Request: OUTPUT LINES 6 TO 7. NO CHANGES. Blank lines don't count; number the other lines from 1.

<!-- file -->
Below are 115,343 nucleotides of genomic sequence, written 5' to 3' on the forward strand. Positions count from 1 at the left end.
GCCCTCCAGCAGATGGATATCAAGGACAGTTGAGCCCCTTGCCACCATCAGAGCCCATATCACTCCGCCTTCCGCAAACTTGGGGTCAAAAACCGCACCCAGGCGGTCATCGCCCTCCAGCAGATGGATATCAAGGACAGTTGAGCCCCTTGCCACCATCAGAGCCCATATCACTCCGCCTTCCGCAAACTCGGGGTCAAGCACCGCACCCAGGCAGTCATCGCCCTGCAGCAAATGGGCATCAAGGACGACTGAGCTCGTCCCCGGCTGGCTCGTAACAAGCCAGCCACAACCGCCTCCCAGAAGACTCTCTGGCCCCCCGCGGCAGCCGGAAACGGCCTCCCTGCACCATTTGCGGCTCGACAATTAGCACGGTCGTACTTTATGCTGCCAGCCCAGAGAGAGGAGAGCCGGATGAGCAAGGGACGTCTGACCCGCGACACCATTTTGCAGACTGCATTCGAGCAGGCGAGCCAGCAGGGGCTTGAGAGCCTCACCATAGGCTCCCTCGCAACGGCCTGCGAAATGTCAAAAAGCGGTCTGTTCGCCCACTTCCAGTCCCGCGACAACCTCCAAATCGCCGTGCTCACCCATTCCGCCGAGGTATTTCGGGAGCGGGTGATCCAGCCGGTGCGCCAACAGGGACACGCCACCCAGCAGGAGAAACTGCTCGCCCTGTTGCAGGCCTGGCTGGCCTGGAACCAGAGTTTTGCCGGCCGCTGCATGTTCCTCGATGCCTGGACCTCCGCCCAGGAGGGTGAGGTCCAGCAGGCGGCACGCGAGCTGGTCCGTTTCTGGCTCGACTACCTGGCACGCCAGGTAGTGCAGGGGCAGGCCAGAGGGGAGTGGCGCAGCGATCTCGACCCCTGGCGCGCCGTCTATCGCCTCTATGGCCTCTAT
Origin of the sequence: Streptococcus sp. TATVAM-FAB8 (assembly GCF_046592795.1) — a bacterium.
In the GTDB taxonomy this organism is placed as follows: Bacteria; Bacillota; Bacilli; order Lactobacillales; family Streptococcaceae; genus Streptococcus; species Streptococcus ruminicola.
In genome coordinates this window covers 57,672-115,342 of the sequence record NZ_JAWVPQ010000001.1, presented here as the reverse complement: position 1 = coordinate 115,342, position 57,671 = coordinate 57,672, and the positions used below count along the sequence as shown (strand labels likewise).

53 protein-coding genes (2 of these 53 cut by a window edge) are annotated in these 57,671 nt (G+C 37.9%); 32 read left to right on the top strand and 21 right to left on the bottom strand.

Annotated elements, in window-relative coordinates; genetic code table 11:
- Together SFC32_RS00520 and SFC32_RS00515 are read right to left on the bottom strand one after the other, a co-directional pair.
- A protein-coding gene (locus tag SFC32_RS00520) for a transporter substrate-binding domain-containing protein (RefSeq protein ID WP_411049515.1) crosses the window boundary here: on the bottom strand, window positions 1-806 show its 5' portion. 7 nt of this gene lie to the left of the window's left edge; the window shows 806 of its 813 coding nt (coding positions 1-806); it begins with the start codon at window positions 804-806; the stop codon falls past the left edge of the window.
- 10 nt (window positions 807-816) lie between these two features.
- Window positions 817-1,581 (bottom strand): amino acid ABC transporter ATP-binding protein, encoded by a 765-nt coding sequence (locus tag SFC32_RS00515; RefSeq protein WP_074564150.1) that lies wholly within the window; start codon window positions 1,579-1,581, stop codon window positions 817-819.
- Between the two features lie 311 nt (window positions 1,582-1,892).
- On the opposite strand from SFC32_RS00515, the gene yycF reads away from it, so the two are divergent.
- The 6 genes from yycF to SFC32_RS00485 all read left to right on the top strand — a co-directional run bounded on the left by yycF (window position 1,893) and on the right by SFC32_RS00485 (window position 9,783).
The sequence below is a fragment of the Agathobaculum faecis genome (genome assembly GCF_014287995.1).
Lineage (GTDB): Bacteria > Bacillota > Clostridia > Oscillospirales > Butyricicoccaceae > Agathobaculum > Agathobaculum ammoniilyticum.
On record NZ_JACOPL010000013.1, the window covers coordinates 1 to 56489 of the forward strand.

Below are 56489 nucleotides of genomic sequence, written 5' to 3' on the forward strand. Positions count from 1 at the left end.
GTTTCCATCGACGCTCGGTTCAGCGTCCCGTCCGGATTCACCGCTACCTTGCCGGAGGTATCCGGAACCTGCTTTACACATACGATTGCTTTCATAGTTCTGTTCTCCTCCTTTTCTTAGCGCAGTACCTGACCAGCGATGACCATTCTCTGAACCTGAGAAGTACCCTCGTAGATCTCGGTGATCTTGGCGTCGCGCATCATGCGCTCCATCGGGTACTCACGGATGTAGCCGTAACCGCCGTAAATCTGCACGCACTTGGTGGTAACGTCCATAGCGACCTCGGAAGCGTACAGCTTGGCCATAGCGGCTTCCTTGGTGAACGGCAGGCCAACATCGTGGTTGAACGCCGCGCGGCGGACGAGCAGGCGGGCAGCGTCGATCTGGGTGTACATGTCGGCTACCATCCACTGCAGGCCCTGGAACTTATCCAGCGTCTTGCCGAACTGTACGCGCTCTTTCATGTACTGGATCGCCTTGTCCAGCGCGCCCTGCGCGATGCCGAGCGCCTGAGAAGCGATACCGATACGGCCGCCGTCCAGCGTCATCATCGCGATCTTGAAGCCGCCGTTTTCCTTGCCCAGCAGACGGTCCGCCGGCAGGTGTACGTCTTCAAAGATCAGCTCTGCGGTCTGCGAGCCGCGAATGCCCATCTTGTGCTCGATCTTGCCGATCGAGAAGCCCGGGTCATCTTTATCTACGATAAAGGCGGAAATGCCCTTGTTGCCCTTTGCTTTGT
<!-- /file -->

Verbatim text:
53 protein-coding genes (2 of these 53 cut by a window edge) are annotated in these 57,671 nt (G+C 37.9%); 32 read left to right on the top strand and 21 right to left on the bottom strand.

Annotated elements, in window-relative coordinates; genetic code table 11: